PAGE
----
Saturday, June 16, 2012

Salmonberry Jam

After visiting Dabney state park for a hike, and seeing the golden Salmonberries (Rubus spectabilis) dispersed throughout the Sandy River's landscape, I was really excited to get my jam-making groove on and make a batch. The berries are simply beautiful with colors ranging from gold to salmon to scarlet.  Salmonberries were an important food source for northwest Tribes; historically, Native Americans ate the sprouts peeled, or steam cooked the sprouts with dried salmon. Rubus spectabilis served medicinal purposes as well for Native Americans.

For two days I hiked around the area to pick them -- carefully avoiding Stinging Nettle and spiders -- and after all that foraging, I couldn't wait to turn the berries into a jam, and spread the stuff on my toast.

Salmonberry at Dabney State Park, Oregon.

As for the flavor of Salmonberries, well, they vary in taste, and can be described as "insipid." While they've never had that "wow" factor for me, I never thought they were flavorless (in my experience, the taste can range from semi-sweet to "woodsy", but they can have a strange aftertaste).

Once picked, Salmonberries can get mushy. While not as delicate as Thimbleberries, they're best eaten right away, and I've read berry books (Janie Hibler's The Berry Bible) that state making a jam with them isn't recommended. Contrary to this, though, others have had success. I don't often use pectin when making jam, but I did use it while using this recipe.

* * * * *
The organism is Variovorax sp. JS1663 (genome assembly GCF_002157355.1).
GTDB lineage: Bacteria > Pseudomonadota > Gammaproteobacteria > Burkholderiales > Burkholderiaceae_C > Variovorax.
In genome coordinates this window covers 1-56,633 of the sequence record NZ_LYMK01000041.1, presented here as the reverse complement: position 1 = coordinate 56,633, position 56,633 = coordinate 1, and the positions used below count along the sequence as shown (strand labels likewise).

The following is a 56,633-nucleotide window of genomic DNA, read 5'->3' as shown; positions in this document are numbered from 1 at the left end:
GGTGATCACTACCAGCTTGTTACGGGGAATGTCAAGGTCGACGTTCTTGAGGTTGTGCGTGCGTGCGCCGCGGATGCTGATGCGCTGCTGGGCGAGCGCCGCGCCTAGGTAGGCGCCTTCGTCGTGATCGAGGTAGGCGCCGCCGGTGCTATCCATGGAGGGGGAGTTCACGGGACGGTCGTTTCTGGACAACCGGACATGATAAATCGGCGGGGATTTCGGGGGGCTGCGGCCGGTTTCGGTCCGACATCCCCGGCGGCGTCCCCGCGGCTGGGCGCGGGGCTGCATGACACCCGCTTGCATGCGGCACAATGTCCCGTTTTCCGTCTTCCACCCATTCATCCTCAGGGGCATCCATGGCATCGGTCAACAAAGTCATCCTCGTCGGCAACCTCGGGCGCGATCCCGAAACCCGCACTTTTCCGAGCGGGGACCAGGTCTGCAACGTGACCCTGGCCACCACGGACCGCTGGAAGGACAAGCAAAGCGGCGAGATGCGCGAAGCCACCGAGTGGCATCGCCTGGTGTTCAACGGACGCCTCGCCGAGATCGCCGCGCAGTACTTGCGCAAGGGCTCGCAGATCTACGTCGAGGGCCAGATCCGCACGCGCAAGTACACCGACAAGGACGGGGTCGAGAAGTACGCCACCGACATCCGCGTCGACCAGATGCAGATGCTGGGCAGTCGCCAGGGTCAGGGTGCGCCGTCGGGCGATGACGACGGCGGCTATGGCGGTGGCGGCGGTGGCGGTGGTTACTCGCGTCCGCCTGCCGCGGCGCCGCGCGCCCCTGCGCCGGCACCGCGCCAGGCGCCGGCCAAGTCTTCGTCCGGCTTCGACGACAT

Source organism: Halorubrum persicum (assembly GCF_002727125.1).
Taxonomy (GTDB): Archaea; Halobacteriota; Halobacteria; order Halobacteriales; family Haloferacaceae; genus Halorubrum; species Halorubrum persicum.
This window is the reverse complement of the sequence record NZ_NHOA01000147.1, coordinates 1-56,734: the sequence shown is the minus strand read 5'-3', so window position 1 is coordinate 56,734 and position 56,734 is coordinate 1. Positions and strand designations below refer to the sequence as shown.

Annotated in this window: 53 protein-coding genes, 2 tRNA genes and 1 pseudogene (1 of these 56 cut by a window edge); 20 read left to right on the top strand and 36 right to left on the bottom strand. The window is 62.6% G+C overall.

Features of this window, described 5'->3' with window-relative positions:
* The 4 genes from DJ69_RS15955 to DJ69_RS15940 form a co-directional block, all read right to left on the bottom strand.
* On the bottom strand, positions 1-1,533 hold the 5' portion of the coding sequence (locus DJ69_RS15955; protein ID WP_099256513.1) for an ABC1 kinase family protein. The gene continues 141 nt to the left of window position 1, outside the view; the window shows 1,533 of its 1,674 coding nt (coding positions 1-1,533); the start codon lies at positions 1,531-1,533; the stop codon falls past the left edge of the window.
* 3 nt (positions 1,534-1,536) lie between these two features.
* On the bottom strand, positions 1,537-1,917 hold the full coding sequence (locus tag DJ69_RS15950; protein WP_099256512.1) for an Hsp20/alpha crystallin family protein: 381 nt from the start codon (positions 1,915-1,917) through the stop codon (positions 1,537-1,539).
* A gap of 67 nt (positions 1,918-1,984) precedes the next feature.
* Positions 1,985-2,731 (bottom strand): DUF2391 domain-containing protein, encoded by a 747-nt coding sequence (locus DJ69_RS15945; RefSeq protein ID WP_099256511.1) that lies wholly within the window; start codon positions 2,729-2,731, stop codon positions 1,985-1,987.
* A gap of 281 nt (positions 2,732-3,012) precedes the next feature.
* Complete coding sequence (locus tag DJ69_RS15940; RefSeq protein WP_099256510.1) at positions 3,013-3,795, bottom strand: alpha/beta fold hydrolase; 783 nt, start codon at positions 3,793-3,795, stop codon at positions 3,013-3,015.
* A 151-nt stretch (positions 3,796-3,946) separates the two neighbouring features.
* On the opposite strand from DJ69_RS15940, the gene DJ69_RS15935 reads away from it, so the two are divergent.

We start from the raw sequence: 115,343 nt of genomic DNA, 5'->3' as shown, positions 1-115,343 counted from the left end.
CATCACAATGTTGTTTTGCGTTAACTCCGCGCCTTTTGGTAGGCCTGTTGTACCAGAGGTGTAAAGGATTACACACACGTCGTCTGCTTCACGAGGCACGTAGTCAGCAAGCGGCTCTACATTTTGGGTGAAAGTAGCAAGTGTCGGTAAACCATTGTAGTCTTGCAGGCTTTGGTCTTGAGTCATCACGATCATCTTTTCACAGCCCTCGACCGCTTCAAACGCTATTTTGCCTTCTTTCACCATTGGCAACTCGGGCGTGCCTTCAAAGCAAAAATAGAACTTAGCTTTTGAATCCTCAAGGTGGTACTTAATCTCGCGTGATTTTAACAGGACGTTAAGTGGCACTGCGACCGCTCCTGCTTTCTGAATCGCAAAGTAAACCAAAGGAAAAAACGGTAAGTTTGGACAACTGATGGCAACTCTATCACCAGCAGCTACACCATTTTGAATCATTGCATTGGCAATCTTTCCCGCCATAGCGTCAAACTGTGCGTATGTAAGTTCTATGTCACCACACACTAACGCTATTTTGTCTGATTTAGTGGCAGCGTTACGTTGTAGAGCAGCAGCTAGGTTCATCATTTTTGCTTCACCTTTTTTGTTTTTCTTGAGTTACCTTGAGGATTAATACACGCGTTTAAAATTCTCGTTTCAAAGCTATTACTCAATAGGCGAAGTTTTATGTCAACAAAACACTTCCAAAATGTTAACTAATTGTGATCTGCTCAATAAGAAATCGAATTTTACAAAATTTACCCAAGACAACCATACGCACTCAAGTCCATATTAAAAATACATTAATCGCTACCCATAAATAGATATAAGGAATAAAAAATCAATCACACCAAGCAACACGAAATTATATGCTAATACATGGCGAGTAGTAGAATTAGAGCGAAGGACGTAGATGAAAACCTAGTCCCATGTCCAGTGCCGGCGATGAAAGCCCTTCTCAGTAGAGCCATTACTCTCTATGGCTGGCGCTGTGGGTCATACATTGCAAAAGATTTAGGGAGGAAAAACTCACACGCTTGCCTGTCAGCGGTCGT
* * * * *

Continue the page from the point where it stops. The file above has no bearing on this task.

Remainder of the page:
Fresh Salmonberries, ready for jam-making.

Well, I finally made a batch, and as I tasted it, I felt a little disappointed. The flavor isn't bad per se, but it's  just.. meh. As with their fresh form, the jam likewise has that same interesting aftertaste... something I can't really pinpoint, but it's a bit of a bitter taste that sugar can't completely conceal. A different batch may yield a better flavor, but my culinary conclusion is that, while aesthetically appealing and also edible, Salmonberries don't make the best jam. Perhaps mixing the Salmonberries with another member of the Rubus genus (e.g., raspberries) would aid in making a better and tastier jam.

And yet, the soon-to-ripen Thimbleberry will be available (and those berries are simply delicious), so I'm starting to feel excited to forage once again.

For more information, please check out the book, Wild Berries of the West by Betty B. Derig and Margaret C. Fuller.

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